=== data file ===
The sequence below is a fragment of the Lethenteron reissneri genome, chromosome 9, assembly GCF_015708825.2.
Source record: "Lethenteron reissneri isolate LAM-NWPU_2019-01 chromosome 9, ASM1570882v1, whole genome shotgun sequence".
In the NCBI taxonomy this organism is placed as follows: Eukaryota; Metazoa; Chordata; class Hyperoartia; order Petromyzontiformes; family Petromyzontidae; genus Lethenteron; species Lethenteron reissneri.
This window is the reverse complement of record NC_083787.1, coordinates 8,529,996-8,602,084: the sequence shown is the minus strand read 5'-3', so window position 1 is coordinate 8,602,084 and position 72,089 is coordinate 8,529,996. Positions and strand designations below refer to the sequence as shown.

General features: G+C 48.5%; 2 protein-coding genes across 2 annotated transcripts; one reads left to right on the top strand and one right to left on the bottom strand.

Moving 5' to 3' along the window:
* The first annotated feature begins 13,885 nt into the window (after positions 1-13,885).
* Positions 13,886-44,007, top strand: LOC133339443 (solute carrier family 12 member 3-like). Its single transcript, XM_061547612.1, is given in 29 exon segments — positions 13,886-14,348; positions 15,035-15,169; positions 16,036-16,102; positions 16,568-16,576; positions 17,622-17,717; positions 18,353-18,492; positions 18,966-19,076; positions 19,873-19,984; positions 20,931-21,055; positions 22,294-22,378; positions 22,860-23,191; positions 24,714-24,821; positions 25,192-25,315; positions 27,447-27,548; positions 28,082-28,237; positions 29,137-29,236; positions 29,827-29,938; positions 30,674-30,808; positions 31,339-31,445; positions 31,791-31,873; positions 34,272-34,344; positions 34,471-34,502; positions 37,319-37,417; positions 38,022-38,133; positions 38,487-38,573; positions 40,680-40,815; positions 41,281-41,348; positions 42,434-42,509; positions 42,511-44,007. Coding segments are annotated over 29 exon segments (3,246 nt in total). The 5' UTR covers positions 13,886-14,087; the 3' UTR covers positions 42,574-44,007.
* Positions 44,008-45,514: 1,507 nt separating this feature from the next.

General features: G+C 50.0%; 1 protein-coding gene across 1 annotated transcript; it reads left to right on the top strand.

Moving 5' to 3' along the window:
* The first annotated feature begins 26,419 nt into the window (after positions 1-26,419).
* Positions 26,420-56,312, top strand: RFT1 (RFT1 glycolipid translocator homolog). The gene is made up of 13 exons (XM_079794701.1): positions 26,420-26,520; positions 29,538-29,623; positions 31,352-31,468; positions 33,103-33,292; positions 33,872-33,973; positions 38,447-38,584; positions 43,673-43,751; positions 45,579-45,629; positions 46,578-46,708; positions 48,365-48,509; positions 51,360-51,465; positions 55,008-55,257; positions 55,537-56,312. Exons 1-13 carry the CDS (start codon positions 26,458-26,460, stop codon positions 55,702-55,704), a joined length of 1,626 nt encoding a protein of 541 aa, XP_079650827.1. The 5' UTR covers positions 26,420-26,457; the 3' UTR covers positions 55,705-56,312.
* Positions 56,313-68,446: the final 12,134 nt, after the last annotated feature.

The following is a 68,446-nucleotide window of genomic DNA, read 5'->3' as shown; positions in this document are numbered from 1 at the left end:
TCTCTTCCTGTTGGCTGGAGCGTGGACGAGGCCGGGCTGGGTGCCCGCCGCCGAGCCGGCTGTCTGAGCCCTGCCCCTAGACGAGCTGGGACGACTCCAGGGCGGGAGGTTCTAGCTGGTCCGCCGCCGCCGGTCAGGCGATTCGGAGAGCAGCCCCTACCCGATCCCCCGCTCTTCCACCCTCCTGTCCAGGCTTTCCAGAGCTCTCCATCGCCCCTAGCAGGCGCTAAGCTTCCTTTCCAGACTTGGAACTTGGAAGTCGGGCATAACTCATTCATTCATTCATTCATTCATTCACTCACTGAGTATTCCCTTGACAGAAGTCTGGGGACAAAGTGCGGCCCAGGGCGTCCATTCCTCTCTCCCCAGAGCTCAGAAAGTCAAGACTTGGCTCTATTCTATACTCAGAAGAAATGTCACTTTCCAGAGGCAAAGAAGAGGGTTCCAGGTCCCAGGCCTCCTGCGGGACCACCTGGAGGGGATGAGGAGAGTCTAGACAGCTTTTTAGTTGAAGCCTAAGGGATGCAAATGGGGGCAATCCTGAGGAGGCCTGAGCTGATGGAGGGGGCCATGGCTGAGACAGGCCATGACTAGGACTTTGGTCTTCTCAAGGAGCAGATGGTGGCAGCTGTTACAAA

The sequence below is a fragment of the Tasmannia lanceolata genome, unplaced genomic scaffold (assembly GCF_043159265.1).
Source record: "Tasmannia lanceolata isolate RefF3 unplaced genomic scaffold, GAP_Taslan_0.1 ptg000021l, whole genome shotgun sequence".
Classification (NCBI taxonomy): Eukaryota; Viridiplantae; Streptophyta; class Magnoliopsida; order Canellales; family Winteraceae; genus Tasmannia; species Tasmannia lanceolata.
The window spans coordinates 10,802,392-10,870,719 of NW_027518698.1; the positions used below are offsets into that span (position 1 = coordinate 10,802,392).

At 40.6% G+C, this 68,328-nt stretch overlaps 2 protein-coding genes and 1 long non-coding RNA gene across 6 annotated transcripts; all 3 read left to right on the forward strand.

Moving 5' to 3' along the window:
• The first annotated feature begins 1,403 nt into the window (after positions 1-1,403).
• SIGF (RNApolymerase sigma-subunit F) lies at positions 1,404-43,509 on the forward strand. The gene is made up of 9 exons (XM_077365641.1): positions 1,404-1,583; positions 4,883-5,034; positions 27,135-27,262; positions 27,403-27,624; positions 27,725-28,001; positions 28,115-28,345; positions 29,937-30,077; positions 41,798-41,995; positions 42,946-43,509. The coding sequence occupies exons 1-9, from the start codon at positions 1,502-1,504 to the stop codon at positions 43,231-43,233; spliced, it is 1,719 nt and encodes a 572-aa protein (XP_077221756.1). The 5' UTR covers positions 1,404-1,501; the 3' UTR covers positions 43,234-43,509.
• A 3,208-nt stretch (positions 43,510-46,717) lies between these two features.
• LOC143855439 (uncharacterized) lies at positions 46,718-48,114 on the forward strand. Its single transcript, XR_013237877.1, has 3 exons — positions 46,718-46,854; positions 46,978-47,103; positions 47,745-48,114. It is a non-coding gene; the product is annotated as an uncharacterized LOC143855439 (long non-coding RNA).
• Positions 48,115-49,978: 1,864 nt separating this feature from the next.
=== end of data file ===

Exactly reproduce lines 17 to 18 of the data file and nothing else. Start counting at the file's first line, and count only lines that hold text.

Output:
The sequence below is a fragment of the Tasmannia lanceolata genome, unplaced genomic scaffold (assembly GCF_043159265.1).
Source record: "Tasmannia lanceolata isolate RefF3 unplaced genomic scaffold, GAP_Taslan_0.1 ptg000021l, whole genome shotgun sequence".